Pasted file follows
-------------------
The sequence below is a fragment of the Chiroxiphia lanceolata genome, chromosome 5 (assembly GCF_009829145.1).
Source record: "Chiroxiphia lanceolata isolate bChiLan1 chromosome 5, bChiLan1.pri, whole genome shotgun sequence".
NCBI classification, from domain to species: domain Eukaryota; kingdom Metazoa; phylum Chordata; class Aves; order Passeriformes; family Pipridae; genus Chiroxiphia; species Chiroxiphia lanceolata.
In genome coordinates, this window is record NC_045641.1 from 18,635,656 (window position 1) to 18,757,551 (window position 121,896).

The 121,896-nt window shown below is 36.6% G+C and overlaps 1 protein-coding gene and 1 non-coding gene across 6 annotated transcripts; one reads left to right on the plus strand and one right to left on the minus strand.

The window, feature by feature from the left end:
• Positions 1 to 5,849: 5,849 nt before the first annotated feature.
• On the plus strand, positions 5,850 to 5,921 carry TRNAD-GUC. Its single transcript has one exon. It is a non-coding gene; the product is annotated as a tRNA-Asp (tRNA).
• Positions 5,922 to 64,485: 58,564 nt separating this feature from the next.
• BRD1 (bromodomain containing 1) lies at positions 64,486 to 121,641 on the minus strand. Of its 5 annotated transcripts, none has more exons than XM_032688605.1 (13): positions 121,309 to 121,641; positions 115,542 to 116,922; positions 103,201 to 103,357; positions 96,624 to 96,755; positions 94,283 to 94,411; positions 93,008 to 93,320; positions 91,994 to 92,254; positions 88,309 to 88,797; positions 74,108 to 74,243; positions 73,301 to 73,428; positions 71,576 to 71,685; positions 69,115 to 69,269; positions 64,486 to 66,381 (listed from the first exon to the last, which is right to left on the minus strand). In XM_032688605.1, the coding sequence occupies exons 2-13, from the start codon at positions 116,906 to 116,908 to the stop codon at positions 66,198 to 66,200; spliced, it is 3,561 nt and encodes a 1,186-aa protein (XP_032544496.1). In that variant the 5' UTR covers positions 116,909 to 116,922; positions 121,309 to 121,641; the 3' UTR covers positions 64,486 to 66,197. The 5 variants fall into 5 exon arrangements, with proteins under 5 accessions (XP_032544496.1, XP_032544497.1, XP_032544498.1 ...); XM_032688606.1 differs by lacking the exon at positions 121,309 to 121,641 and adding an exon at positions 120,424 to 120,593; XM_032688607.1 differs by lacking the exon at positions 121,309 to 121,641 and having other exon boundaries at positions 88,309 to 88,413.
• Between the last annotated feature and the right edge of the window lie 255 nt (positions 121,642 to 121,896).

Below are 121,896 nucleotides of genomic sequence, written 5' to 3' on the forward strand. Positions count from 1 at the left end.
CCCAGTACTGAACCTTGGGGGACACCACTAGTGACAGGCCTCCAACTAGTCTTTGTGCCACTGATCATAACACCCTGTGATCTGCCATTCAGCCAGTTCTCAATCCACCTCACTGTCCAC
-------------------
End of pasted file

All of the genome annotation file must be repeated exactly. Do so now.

The sequence below is a fragment of the Chiroxiphia lanceolata genome, chromosome 5 (assembly GCF_009829145.1).
Source record: "Chiroxiphia lanceolata isolate bChiLan1 chromosome 5, bChiLan1.pri, whole genome shotgun sequence".
NCBI classification, from domain to species: domain Eukaryota; kingdom Metazoa; phylum Chordata; class Aves; order Passeriformes; family Pipridae; genus Chiroxiphia; species Chiroxiphia lanceolata.
In genome coordinates, this window is record NC_045641.1 from 18,635,656 (window position 1) to 18,757,551 (window position 121,896).

The 121,896-nt window shown below is 36.6% G+C and overlaps 1 protein-coding gene and 1 non-coding gene across 6 annotated transcripts; one reads left to right on the plus strand and one right to left on the minus strand.

The window, feature by feature from the left end:
• Positions 1 to 5,849: 5,849 nt before the first annotated feature.
• On the plus strand, positions 5,850 to 5,921 carry TRNAD-GUC. Its single transcript has one exon. It is a non-coding gene; the product is annotated as a tRNA-Asp (tRNA).
• Positions 5,922 to 64,485: 58,564 nt separating this feature from the next.
• BRD1 (bromodomain containing 1) lies at positions 64,486 to 121,641 on the minus strand. Of its 5 annotated transcripts, none has more exons than XM_032688605.1 (13): positions 121,309 to 121,641; positions 115,542 to 116,922; positions 103,201 to 103,357; positions 96,624 to 96,755; positions 94,283 to 94,411; positions 93,008 to 93,320; positions 91,994 to 92,254; positions 88,309 to 88,797; positions 74,108 to 74,243; positions 73,301 to 73,428; positions 71,576 to 71,685; positions 69,115 to 69,269; positions 64,486 to 66,381 (listed from the first exon to the last, which is right to left on the minus strand). In XM_032688605.1, the coding sequence occupies exons 2-13, from the start codon at positions 116,906 to 116,908 to the stop codon at positions 66,198 to 66,200; spliced, it is 3,561 nt and encodes a 1,186-aa protein (XP_032544496.1). In that variant the 5' UTR covers positions 116,909 to 116,922; positions 121,309 to 121,641; the 3' UTR covers positions 64,486 to 66,197. The 5 variants fall into 5 exon arrangements, with proteins under 5 accessions (XP_032544496.1, XP_032544497.1, XP_032544498.1 ...); XM_032688606.1 differs by lacking the exon at positions 121,309 to 121,641 and adding an exon at positions 120,424 to 120,593; XM_032688607.1 differs by lacking the exon at positions 121,309 to 121,641 and having other exon boundaries at positions 88,309 to 88,413.
• Between the last annotated feature and the right edge of the window lie 255 nt (positions 121,642 to 121,896).

Below are 121,896 nucleotides of genomic sequence, written 5' to 3' on the forward strand. Positions count from 1 at the left end.
CCCAGTACTGAACCTTGGGGGACACCACTAGTGACAGGCCTCCAACTAGTCTTTGTGCCACTGATCATAACACCCTGTGATCTGCCATTCAGCCAGTTCTCAATCCACCTCACTGTCCAC